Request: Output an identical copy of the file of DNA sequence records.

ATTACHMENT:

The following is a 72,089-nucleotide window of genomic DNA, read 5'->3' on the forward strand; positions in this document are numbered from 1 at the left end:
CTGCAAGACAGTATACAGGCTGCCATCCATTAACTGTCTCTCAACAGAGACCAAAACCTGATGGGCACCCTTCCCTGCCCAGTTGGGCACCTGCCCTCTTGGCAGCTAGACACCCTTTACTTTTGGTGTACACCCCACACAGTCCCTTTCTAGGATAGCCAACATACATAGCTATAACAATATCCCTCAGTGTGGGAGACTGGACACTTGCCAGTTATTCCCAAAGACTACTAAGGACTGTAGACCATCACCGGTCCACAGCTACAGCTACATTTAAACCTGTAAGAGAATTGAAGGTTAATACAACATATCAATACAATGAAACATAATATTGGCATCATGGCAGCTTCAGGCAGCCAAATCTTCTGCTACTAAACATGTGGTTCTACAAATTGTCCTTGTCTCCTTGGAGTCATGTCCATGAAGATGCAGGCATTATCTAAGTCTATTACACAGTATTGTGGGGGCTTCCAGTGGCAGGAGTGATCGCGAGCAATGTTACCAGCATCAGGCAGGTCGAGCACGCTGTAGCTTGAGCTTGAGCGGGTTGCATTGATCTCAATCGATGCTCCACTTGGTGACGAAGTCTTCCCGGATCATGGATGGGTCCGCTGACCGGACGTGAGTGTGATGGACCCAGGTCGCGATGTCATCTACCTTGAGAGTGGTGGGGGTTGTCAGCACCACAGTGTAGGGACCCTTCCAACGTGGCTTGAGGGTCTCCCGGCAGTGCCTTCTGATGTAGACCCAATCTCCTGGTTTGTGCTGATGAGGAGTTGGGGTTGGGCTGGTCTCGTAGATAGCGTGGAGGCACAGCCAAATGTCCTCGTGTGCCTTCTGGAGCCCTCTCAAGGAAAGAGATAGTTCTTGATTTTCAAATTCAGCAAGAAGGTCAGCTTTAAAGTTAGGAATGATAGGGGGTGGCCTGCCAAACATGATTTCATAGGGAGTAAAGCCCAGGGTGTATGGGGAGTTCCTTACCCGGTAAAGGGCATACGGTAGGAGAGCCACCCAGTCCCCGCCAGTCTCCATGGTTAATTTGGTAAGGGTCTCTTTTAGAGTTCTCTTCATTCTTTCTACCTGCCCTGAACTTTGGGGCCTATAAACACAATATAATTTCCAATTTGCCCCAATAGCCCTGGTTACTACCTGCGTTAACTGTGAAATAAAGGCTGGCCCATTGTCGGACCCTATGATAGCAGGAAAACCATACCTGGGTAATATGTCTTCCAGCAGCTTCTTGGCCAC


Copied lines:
The following is a 72,089-nucleotide window of genomic DNA, read 5'->3' on the forward strand; positions in this document are numbered from 1 at the left end:
CTGCAAGACAGTATACAGGCTGCCATCCATTAACTGTCTCTCAACAGAGACCAAAACCTGATGGGCACCCTTCCCTGCCCAGTTGGGCACCTGCCCTCTTGGCAGCTAGACACCCTTTACTTTTGGTGTACACCCCACACAGTCCCTTTCTAGGATAGCCAACATACATAGCTATAACAATATCCCTCAGTGTGGGAGACTGGACACTTGCCAGTTATTCCCAAAGACTACTAAGGACTGTAGACCATCACCGGTCCACAGCTACAGCTACATTTAAACCTGTAAGAGAATTGAAGGTTAATACAACATATCAATACAATGAAACATAATATTGGCATCATGGCAGCTTCAGGCAGCCAAATCTTCTGCTACTAAACATGTGGTTCTACAAATTGTCCTTGTCTCCTTGGAGTCATGTCCATGAAGATGCAGGCATTATCTAAGTCTATTACACAGTATTGTGGGGGCTTCCAGTGGCAGGAGTGATCGCGAGCAATGTTACCAGCATCAGGCAGGTCGAGCACGCTGTAGCTTGAGCTTGAGCGGGTTGCATTGATCTCAATCGATGCTCCACTTGGTGACGAAGTCTTCCCGGATCATGGATGGGTCCGCTGACCGGACGTGAGTGTGATGGACCCAGGTCGCGATGTCATCTACCTTGAGAGTGGTGGGGGTTGTCAGCACCACAGTGTAGGGACCCTTCCAACGTGGCTTGAGGGTCTCCCGGCAGTGCCTTCTGATGTAGACCCAATCTCCTGGTTTGTGCTGATGAGGAGTTGGGGTTGGGCTGGTCTCGTAGATAGCGTGGAGGCACAGCCAAATGTCCTCGTGTGCCTTCTGGAGCCCTCTCAAGGAAAGAGATAGTTCTTGATTTTCAAATTCAGCAAGAAGGTCAGCTTTAAAGTTAGGAATGATAGGGGGTGGCCTGCCAAACATGATTTCATAGGGAGTAAAGCCCAGGGTGTATGGGGAGTTCCTTACCCGGTAAAGGGCATACGGTAGGAGAGCCACCCAGTCCCCGCCAGTCTCCATGGTTAATTTGGTAAGGGTCTCTTTTAGAGTTCTCTTCATTCTTTCTACCTGCCCTGAACTTTGGGGCCTATAAACACAATATAATTTCCAATTTGCCCCAATAGCCCTGGTTACTACCTGCGTTAACTGTGAAATAAAGGCTGGCCCATTGTCGGACCCTATGATAGCAGGAAAACCATACCTGGGTAATATGTCTTCCAGCAGCTTCTTGGCCAC